White nose syndrome is a fungal disease responsible for the deaths of millions of bats in eastern North America. (Submitted)

White nose syndrome is a fungal disease responsible for the deaths of millions of bats in eastern North America. (Submitted)

Disease threatens bat population

Community Bat Program co-ordinators are collecting reports of unusual bat activity across southern B.C.

The search continues for white nose syndrome, a fungal disease responsible for the deaths of millions of bats in eastern North America.

Community Bat Program co-ordinators are collecting reports of unusual bat activity across southern B.C. and ensuring that dead bats are sent to the Canadian Wildlife Health Centre lab for disease testing. To-date, no WNS has been reported in the province, but it was detected in Washington State last spring.

“Spring conditions mean increased bat activity and an increased chance of detecting the WNS disease. As bats begin to leave hibernation and return to their summering grounds, our chances of seeing live or dead bats increases, and the program is continuing to ask for assistance,” said Mandy Kellner, coordinator of the B.C. Community Bat Program.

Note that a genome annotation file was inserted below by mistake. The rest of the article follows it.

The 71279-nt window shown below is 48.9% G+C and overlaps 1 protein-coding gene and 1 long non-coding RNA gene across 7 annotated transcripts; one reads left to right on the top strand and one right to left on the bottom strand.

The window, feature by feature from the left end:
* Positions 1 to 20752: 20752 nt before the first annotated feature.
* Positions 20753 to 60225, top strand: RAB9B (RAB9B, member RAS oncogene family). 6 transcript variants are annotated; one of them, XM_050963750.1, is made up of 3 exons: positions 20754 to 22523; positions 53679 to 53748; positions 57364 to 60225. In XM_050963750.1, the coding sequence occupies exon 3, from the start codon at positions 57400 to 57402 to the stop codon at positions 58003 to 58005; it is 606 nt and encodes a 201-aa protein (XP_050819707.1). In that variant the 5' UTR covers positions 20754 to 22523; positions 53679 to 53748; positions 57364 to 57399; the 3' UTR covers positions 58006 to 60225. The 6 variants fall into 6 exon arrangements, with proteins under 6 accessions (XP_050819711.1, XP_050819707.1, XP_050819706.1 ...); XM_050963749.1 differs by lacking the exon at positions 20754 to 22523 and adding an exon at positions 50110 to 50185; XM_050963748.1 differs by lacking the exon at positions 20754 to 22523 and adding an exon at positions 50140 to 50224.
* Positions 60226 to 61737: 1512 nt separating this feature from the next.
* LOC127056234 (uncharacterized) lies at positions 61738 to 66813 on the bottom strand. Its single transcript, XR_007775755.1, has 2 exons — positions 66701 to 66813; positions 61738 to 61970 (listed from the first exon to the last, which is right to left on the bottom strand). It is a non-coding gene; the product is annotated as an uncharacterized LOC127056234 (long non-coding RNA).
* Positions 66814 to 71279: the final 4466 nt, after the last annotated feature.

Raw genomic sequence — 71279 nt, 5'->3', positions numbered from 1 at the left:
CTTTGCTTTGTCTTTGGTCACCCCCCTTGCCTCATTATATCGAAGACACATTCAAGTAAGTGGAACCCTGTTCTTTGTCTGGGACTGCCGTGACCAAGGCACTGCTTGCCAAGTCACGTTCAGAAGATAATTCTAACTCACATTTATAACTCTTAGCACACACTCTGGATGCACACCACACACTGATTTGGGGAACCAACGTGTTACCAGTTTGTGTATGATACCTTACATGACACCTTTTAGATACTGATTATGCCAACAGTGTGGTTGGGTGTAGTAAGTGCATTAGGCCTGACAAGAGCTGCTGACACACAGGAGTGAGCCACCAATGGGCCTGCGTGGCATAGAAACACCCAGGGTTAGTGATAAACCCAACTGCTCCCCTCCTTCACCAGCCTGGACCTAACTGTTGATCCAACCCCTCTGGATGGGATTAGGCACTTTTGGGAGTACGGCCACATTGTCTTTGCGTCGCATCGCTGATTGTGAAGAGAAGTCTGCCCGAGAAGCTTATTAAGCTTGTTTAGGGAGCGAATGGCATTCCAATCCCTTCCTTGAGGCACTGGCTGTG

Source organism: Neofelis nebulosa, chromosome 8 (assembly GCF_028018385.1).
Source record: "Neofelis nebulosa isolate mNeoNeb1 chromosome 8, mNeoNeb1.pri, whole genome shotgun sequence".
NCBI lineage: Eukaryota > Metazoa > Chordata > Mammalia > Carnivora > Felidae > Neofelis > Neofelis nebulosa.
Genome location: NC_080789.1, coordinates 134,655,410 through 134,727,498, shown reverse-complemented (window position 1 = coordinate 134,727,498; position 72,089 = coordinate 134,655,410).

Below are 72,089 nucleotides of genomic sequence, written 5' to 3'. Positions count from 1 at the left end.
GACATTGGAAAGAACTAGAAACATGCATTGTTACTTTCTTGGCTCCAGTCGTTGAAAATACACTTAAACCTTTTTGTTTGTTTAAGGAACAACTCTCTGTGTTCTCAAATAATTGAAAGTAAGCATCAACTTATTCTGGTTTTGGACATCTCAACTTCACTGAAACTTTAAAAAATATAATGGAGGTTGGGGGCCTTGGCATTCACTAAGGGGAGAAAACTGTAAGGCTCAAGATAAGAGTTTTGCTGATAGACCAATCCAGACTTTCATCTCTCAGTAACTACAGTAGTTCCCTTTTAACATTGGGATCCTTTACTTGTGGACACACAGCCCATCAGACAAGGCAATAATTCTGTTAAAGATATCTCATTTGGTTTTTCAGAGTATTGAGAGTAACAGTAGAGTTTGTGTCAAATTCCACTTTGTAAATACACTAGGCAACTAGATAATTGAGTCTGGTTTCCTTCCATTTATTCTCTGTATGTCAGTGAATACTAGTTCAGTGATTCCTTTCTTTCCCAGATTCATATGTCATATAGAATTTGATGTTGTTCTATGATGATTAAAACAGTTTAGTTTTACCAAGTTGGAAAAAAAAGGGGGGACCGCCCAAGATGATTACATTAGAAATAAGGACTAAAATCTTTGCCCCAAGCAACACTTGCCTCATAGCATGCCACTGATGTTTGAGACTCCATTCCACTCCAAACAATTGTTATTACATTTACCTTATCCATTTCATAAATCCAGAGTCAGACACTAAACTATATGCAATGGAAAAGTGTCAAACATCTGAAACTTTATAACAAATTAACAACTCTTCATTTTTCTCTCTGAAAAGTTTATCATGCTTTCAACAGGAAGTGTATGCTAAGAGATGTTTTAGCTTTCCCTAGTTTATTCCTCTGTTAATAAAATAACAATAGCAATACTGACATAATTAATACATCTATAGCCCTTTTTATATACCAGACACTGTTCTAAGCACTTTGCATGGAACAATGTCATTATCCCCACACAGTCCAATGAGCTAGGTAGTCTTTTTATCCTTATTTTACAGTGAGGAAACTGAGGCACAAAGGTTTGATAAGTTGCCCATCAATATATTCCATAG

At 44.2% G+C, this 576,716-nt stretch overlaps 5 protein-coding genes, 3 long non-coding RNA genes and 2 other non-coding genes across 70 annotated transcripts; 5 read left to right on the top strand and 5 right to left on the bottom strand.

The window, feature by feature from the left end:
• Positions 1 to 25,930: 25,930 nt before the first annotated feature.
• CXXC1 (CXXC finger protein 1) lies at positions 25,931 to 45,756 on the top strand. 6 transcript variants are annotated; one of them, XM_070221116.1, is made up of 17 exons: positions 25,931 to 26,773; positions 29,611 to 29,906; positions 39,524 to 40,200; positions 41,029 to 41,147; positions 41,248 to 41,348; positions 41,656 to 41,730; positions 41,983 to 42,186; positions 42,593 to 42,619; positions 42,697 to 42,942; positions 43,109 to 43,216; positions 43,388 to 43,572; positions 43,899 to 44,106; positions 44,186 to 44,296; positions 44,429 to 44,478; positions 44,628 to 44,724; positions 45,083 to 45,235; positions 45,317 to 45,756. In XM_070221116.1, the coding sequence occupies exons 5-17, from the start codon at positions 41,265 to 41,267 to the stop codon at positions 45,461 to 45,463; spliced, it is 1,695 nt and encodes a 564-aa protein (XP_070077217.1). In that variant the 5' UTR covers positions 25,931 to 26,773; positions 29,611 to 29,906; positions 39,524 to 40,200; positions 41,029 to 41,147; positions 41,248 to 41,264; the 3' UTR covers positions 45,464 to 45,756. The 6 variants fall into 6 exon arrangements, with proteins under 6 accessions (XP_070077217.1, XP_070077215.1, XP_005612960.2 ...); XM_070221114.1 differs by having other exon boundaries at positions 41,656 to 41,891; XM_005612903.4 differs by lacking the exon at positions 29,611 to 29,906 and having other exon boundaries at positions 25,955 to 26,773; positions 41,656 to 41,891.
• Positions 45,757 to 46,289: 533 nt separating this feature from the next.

The public can report dead bats or any sightings of daytime bat activity to their local community bat project as soon as possible at 1-855-922-2287 ext.13 or okanagan@bcbats.ca.

“In the Okanagan, we have 14 species of bats. They all eat insects, including those that impact the agricultural and forest industry and those that are disease-spreading pests such as mosquitoes,” said Paula Rodriguez de la Vega, Okanagan Community Bat Program co-ordinator.

Never touch a bat with your bare hands as bats can carry rabies, a deadly disease.

“Currently there are no treatments for white nose syndrome. However, mitigating other threats to bat populations and preserving and restoring bat habitat may provide bat populations with the resilience to rebound,” said Rodriguez de la Vega.